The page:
The politician Vyacheslav Lypynsky sadly concluded, in his 1926 Letters to Brother Farmers, that

at present no one in Europe wants a strong and great Ukrainian State. On the contrary, there are many forces which are in fact interested in there being no Ukraine or that it be as weak as possible. This is why in restoring our traditions of nation, statehood, and Hetmanate we must not pin our hopes on receiving help because of our orientation but, on the contrary, we should anticipate that various outside forces will hinder us in this as much as possible.

That is as neat an encapsulation of Ukrainian historical pessimism as one is likely to find. The slogan “seeking a third way” began to be bandied about by narodnyky, or “nativists,” which the scholar Ola Hnatiuk correctly perceived to constitute “a retreat from European identity” and “a path towards isolation, which would allow Ukraine to be pushed back towards authoritarianism,” and necessarily towards Russia’s vise-like embrace.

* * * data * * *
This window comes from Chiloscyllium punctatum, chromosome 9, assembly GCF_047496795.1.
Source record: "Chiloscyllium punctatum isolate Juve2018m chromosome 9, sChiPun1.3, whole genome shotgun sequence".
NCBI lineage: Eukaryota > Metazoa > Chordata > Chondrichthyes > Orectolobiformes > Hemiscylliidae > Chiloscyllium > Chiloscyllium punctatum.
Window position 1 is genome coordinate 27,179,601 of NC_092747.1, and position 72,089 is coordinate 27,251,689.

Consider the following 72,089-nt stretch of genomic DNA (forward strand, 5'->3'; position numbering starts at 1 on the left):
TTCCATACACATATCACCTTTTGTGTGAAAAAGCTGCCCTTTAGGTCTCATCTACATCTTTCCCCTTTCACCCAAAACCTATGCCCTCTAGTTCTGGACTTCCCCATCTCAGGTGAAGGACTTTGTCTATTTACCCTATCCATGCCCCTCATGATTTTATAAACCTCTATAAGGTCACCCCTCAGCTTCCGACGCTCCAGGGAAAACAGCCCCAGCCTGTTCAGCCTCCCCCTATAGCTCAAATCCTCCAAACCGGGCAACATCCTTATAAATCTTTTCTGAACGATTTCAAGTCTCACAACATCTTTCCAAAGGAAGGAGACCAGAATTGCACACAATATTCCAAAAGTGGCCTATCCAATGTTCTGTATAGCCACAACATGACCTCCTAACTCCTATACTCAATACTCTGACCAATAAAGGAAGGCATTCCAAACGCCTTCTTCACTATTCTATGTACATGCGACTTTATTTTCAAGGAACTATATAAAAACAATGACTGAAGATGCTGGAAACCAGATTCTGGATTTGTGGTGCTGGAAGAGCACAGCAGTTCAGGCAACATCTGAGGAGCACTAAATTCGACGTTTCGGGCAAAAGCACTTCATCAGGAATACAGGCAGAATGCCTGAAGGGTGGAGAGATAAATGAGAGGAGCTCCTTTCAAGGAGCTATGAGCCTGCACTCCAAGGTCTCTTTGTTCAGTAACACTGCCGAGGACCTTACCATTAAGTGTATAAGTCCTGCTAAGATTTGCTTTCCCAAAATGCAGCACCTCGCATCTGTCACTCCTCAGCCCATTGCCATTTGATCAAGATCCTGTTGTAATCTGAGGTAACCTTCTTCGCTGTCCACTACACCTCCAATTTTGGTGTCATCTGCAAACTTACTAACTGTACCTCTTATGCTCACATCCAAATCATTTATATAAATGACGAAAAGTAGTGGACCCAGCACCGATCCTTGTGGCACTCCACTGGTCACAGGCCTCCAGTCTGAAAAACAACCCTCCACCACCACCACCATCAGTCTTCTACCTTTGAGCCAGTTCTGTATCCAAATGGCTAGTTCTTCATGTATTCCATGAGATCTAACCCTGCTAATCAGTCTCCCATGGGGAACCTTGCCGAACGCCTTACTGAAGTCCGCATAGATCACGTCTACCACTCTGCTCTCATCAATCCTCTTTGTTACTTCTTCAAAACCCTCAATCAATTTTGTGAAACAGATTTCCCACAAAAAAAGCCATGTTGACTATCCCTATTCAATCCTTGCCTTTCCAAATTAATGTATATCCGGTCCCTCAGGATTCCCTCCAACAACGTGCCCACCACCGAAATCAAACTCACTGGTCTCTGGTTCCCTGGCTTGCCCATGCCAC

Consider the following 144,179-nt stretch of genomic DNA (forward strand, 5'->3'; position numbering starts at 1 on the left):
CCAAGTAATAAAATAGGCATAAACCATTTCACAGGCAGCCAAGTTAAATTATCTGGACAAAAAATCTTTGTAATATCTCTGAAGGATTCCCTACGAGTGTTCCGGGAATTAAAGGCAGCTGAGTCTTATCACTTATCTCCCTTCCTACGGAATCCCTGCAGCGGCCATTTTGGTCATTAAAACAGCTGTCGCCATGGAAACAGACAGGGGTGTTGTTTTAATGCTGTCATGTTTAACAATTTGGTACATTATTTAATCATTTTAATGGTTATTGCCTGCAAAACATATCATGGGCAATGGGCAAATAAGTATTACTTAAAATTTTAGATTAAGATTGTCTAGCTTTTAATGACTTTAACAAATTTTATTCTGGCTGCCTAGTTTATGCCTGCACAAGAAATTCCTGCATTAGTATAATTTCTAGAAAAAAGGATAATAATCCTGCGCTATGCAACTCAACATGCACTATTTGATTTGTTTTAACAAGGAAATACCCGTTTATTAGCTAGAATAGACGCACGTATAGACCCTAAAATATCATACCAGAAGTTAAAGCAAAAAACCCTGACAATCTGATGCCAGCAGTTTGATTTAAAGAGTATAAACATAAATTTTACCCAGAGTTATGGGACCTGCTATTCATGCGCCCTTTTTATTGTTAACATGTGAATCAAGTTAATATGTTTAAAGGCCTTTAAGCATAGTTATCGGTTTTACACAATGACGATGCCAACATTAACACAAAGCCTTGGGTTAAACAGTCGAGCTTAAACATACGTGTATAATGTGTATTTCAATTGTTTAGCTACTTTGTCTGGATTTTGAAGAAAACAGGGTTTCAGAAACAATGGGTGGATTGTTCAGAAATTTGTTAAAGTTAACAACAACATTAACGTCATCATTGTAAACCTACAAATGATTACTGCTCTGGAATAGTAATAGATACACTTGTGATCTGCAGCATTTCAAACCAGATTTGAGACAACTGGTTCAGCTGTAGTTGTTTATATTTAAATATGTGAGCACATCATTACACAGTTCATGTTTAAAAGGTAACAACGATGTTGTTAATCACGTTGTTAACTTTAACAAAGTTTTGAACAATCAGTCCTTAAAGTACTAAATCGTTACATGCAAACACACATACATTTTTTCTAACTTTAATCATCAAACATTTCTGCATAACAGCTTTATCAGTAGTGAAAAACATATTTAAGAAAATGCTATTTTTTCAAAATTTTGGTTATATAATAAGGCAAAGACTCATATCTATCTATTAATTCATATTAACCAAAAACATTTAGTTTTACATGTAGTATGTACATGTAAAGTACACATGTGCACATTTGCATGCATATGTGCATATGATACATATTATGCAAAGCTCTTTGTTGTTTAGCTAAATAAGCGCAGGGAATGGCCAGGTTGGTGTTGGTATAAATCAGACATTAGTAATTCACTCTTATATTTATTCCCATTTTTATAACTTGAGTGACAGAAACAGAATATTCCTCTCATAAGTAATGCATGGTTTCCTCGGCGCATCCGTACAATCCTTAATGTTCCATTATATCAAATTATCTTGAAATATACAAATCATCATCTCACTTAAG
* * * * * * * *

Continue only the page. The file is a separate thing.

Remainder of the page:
The pro-western Ukrainian revolutions of 2004 and 2014 constitute the equal and opposite reaction to that line of reasoning. In a stirring December, 2004, address to the European Parliament in Strasbourg, writer Yuri Andrukhovych summed up the position of the Europhile camp by denouncing the “quarantine line that divides one Europe from the other,” while insisting “that Europe is waiting for us, that it can not endure without us, that Europe will not continue to be in all its fullness without Ukraine.” Andrukhovych’s speech reached its crescendo with a poetic defense of his country’s European geography: “in Ukraine there is not a single drop of water that does not belong to the Atlantic basin. This means that with all its arteries and capillaries it is stitched right to Europe.” Just as the water of the Dnieper spills out into the Black Sea, making its way via the Mediterranean to the Atlantic, Andrukhovych predicted, so will the Ukrainian nation follow its natural inclination westward, away from the “scare tactics, physical threats, moral torture” endemic to the east.